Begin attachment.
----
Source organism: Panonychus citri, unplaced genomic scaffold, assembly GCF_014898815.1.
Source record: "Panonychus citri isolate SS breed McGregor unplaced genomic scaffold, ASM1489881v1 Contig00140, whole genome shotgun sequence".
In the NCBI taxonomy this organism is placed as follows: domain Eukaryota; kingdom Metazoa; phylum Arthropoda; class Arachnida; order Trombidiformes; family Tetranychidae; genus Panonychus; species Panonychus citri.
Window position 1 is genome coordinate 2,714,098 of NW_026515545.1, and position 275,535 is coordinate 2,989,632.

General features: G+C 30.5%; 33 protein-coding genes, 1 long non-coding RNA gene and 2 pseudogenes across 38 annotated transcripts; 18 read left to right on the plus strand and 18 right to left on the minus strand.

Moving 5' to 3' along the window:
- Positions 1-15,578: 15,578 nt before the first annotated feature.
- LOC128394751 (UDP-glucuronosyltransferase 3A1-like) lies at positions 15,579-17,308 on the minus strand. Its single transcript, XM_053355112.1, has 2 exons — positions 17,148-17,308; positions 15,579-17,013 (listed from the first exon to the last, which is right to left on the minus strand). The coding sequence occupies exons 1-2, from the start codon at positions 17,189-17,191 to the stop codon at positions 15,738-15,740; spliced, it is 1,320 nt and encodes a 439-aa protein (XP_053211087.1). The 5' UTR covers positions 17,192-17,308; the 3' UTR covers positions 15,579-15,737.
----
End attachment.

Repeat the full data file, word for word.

Source organism: Panonychus citri, unplaced genomic scaffold, assembly GCF_014898815.1.
Source record: "Panonychus citri isolate SS breed McGregor unplaced genomic scaffold, ASM1489881v1 Contig00140, whole genome shotgun sequence".
In the NCBI taxonomy this organism is placed as follows: domain Eukaryota; kingdom Metazoa; phylum Arthropoda; class Arachnida; order Trombidiformes; family Tetranychidae; genus Panonychus; species Panonychus citri.
Window position 1 is genome coordinate 2,714,098 of NW_026515545.1, and position 275,535 is coordinate 2,989,632.

General features: G+C 30.5%; 33 protein-coding genes, 1 long non-coding RNA gene and 2 pseudogenes across 38 annotated transcripts; 18 read left to right on the plus strand and 18 right to left on the minus strand.

Moving 5' to 3' along the window:
- Positions 1-15,578: 15,578 nt before the first annotated feature.
- LOC128394751 (UDP-glucuronosyltransferase 3A1-like) lies at positions 15,579-17,308 on the minus strand. Its single transcript, XM_053355112.1, has 2 exons — positions 17,148-17,308; positions 15,579-17,013 (listed from the first exon to the last, which is right to left on the minus strand). The coding sequence occupies exons 1-2, from the start codon at positions 17,189-17,191 to the stop codon at positions 15,738-15,740; spliced, it is 1,320 nt and encodes a 439-aa protein (XP_053211087.1). The 5' UTR covers positions 17,192-17,308; the 3' UTR covers positions 15,579-15,737.